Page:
First things first. As a member of the media that reports on entertainment, with a primary emphasis on music, an update must be made on the tragic series of events transpiring at multi-platinum rapper/producer Travis Scott’s Astroworld Festival in Houston, Texas. Last week Civil Rights champion and personal injury attorney Ben Crump had announced a lawsuit on behalf of more than 100 concertgoers victimized at the event.

“This should have never, ever happened,” Crump said. “People were literally fighting for their lives just to get out of there…This is a horrific story…We have to get the answers. Nobody should ever die from going to a concert. This is a disaster that changed their lives forever. One thing is for certain. We will not let them get away with this…We are going to make them have changes in the industry.”

This week Scott, along with Drake, Live Nation and Apple have been hit with another lawsuit stemming from the said tragedy. The $750 million complaint, which was filed in a Houston Civil Court by attorney Tony Buzbee on behalf of more than 125 fans—including the family of one of the deceased—alleges Scott and show organizers were negligent in their planning of the festival, which left 10 dead, including a 9-year-old boy who succumbed to his injuries this past Sunday. Some 300 people were treated at the festival site and 13 were hospitalized.

Amid the slew of somber reports from the week prior, the music continued with the equally ambitious Day N Vegas Festival at Las Vegas Festival Grounds in Las Vegas Nevada. While no concrete numbers were issued, it could be safely assumed that there was a turnout on each day of the three-day event of at least 50,000. Not gonna hold you, the protocols to enter somewhat put COVID transmission issues at ease, but the specter of THAT many people with the added ingredients of heat and alcohol could easily become explosive. Pleased to say the festival proceeded with little to no incidents and music prevailed. On that level, standout performances were plentiful, yet with the vastness of the venue and the set times, a bevy of the 112 acts that performed over the weekend were missed.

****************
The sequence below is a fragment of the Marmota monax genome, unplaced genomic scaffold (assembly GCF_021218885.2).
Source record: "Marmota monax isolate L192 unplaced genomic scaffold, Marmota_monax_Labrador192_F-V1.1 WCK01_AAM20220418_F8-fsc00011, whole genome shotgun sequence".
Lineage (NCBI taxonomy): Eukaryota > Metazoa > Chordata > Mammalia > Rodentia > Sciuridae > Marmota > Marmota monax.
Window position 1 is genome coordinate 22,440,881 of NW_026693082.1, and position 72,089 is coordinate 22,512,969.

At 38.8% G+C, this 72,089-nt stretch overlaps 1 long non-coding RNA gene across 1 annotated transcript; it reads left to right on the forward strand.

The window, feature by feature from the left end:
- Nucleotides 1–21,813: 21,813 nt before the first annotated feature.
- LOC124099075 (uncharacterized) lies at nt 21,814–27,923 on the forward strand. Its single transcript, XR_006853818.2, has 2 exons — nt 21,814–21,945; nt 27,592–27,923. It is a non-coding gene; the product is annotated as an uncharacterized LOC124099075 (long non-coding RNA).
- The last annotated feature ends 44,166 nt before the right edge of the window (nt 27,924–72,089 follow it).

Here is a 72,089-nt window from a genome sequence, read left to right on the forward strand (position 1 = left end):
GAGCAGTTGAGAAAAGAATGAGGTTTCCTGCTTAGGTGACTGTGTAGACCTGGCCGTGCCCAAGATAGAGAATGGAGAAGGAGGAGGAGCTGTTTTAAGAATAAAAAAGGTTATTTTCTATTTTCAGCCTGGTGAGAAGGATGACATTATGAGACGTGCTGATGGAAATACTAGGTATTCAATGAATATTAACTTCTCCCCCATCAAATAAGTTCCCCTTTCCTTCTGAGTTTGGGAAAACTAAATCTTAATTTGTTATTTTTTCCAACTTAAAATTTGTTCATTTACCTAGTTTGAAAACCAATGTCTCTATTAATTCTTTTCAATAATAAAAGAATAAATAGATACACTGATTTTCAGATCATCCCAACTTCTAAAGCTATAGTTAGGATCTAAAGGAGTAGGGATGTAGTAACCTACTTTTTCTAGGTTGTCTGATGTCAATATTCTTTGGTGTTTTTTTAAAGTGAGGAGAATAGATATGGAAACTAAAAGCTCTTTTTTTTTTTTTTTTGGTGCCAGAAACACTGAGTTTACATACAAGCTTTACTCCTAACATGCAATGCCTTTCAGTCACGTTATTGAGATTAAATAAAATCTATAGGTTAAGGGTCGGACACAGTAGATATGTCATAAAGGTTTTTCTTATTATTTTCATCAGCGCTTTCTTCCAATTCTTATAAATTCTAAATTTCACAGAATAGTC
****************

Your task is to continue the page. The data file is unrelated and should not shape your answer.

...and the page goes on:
From those that I personally witnessed, standout performances were Isiah Rashad, YG, Thundercat, Lucky Daye and SiR. Leveled up, audience rockers stage shows came in the form of Teyanna Taylor, SZA, Ari Lennox, Jazmine Sullivan, and the Griselda Records family, featuring Westside Gunn, Conway the Machine, Armani Caesar and one of the hottest artists in the game Benny the Butcher.

This week Def Jam Recordings President Snoop Dogg announced while on the Joe Rogan Experience podcast, “I’m on Def Jam Records right. I’m a creative consultant executive, and just to let you know that it don’t exist no more, I’m going to announce on your show that I just signed Benny the Butcher, and he is one of the hardest rappers up out of Buffalo, New York. So that’s showing that there are no more lines to be crossed. We are doing what we’re supposed to be doing. The butcher’s coming.” Confirmation from Benny himself came via Instagram with a captioned photo of himself inking the contract that read, “A Buffalo n***a the new face of The Legendary Def Jam Records. Signed my major deal finally.” Benny is aligned with Jadakiss and Busta Rhymes in the single

“Murder Music,” taken from Snoop’s upcoming new album “The Algorithm.” “Snoop Dogg Presents The Algorithm” is billed as an “all-encompassing new project that features artists from the legendary Def Jam label’s past, present and future.”

“There’s so much talent on this record, so many styles of music, it breaks the algorithm,” Snoop said in a statement. “Right now, the algorithm is telling us you have to rap this way, you have to sound this way, but they’re not telling you how it’s supposed to feel. My algorithm is going to give you a feeling, not a sound.”

That last sentence segues perfectly into the sentiment of the BEST show of the Day In Vegas Festival. Since his arrival and ascension into the best rapper alive, Kendrick Lamar has mastered the art of poetically melding words and emotions. He’s now managed to pull that off during live performances, an even rarer feat. For his Day In Vegas set from “Section.80” to “DAMN.” Kendrick laid down the groundwork and followed the theme by opening with a big screen message about “Section.80” that said, “I wrote this album as a prelude. There was an energy in 2011 that formed around the culture of L.A.” Each album that followed had a similar introduction. “Good Kid m.A.A.d City” was “The Life & Times of Compton, CA.” “To Pimp a Butterfly” was about “expressing himself in a way he’d never done before” with “no boundaries.” “DAMN.” was about “the beginning of self-awareness, and the conflicting nature of man.” Flawless from theme to execution, Kendrick is an assassin. Can’t wait to hear what he has next for the streets.

Over and out. Holla next week. Til then, enjoy the nightlife.

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